Those thinking of going down the full time higher education route, need to stand back and think long and hard, if you are a mature student, with a family. ...Well worth the ride, if your spouse is working and with you all the way, and your both thinking more towards the future than the present.
You are making the same points i was trying to make, thanks for that. I was offered exemption for the first two years of my course as i hold two HND's but chose not to accept and went straight into my first year of a four year degree. I was lucky to have a wife who works to support me as i went full time into it, only working during vacations from university. The HNC/ HND does give you credits however not in all degrees as i said my daughter is studying law and will be given no credit for her HND so the poster needs to stand back and think long and hard about it as you quite correctly suggest
 

ackbarthestar

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Having a degree is no guarantee of getting work! I looked at becoming a teacher due to the so called positive discrimination taking placed; sought advice and was told yes we need more men into the job and if i went down that road then they would look on my application favourably. So off i go to the university of St Andrews do a 4 year masters then apply for my post grad pgce course only to find everything i was told was ********. Tried 3 times to get on the course only to find i had no chance. The result of this is i am back doing what i started out doing all these years ago being a humble spark....not that there is anything wrong with this but being a spark with an Ma in management and economics has caused problems when applying for jobs.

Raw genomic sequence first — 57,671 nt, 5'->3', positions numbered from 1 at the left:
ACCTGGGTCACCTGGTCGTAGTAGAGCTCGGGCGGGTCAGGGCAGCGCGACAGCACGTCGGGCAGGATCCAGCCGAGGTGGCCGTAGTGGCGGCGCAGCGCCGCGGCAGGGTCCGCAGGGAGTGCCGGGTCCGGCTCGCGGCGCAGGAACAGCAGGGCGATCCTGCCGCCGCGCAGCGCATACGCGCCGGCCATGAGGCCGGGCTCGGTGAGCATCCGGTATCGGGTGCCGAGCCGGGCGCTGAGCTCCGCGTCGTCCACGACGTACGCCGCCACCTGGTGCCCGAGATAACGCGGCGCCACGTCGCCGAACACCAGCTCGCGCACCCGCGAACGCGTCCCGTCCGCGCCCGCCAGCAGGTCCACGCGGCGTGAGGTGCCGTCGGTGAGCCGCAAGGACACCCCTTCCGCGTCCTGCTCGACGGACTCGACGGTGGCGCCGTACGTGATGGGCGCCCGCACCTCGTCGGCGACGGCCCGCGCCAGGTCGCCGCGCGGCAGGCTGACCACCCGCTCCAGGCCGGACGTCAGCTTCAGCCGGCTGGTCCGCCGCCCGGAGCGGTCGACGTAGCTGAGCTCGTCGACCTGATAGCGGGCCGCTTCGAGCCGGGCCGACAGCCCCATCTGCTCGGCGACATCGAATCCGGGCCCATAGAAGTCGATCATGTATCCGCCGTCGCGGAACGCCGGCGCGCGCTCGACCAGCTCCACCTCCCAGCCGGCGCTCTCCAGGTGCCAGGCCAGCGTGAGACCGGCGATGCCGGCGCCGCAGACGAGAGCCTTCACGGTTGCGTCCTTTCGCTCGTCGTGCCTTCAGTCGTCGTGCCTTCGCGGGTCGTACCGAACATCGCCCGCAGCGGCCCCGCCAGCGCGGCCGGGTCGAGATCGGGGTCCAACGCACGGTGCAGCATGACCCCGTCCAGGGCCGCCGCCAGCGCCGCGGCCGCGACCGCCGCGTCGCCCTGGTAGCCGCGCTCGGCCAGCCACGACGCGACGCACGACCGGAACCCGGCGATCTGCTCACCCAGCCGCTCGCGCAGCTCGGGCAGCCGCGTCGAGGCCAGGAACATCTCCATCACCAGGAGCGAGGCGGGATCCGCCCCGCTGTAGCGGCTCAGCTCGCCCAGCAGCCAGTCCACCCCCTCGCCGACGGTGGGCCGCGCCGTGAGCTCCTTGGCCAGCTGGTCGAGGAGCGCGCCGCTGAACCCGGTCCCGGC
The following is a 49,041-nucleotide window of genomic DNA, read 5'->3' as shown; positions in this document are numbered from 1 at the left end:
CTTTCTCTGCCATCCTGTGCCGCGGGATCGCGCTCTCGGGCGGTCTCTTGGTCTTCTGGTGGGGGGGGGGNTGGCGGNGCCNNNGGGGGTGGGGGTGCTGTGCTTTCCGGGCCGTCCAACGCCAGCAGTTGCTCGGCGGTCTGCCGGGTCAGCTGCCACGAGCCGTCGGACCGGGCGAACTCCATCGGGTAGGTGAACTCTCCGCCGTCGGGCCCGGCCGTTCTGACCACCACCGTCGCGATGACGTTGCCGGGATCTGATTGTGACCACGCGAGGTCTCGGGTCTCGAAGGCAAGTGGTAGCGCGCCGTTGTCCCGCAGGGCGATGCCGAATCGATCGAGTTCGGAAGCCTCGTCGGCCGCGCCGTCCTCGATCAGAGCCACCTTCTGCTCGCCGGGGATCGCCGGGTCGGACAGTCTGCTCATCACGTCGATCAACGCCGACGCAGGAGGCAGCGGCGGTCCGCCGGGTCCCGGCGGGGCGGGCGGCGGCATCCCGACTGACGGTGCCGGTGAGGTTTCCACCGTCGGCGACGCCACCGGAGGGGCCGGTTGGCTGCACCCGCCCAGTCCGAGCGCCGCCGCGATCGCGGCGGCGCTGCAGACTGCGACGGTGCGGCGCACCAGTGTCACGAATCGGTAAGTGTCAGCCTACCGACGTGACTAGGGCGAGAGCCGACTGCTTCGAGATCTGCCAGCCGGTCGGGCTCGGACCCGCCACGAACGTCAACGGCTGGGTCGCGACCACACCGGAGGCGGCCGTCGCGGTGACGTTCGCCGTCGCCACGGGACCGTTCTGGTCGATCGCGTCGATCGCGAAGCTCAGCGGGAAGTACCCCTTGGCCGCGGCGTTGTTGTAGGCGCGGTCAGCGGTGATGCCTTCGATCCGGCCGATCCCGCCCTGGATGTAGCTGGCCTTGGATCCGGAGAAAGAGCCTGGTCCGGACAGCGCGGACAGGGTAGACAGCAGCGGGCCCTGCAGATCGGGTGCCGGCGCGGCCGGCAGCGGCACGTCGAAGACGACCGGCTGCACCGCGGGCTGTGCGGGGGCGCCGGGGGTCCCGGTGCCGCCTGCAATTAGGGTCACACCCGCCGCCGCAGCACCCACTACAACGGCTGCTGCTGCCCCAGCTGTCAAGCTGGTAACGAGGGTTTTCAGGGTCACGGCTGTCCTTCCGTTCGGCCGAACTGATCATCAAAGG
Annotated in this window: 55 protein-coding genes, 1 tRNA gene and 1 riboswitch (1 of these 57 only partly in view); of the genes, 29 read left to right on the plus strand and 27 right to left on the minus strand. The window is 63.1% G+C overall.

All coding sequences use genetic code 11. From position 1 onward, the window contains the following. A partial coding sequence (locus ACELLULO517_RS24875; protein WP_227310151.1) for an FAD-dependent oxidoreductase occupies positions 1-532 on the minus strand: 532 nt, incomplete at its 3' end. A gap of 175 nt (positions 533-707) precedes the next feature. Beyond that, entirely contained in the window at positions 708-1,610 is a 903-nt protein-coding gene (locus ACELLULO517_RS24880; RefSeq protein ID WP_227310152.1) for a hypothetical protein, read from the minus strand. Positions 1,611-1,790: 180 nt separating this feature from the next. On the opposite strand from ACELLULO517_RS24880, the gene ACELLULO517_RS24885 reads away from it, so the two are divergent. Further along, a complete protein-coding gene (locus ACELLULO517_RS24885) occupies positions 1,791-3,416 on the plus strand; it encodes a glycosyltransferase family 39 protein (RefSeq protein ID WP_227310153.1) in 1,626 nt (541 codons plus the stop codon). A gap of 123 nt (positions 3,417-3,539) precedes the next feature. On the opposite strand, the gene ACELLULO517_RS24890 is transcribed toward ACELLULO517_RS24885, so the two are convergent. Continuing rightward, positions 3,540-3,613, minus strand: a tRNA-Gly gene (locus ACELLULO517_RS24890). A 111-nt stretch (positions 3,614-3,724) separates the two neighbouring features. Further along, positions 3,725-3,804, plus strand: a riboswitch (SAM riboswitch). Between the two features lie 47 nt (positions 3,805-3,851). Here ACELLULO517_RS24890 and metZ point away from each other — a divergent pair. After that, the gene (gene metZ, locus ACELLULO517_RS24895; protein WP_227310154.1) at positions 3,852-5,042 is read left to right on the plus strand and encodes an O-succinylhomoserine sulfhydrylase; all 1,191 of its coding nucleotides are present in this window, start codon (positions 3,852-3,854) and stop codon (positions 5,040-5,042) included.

What i am getting at is this if it is right for you then do it but just go into it with your eyes open after giving it a lot of thought because not everything you are told is true.

Best of luck in whatever you decide
The best route into vocational teaching is to be able to do the job first. Up until recently, you got the teaching qualification on the job. If you look at the teaching adverts they all say, 'must have vocational experience, teacher training will be provided'.

As far as an MBA goes. Don't tell prospective employers since its on a need to know basis and it would not be in your interest to tell them that you had an advanced degree in 'Corporate poetry'.

We met lots of guys with HNC/Ds and degrees on site. You could always tell since they would give you a 'funny' handshake....., but seriously, the quality of their work was much higher than the normal sparks.
 
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cogsey133

We met lots of guys with HNC/Ds and degrees on site. You could always tell since they would give you a 'funny' handshake....., but seriously, the quality of their work was much higher than the normal sparks.
We learned the handshake in first year......lol
 

grantr37

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very few companies are willing to pay people through a degree course these days, up until about 2004 quite a few did, now they don't want to go there with a long stick....why should they when they can just leave the eager students to take up the costs and bills....there are so many people going to University now to study Engineering that they can just wait for them to come along asking for work, and take their pick...and with the Universities love of overseas students and the higher fees that they pay, you are hard pushed to get into the course you really want to do as they get oversubscribed and fill up from abroad in the first instance before you can get a look in at any possible vacancies....I got offered sponsorship by an electronics manufacturer and turned it down(I didn't want to be "owned" which was part of the deal-supposedly for 3 years) every last other person on my course took the offer and got about 3k a year (in addition to their student loan) and most also had weekend/night jobs as well.....the company closed up shop and moved production to Poland about 4 years later (1 year after the end of the course) and they all got laid off with a very few asked to move to Poland as managers, as far as I know they declined and joined the job queue as well after 1 year of work.....companies are more inclined to sponsor/pay for non local students these days and they do it through their overseas branches/subsidiaries ...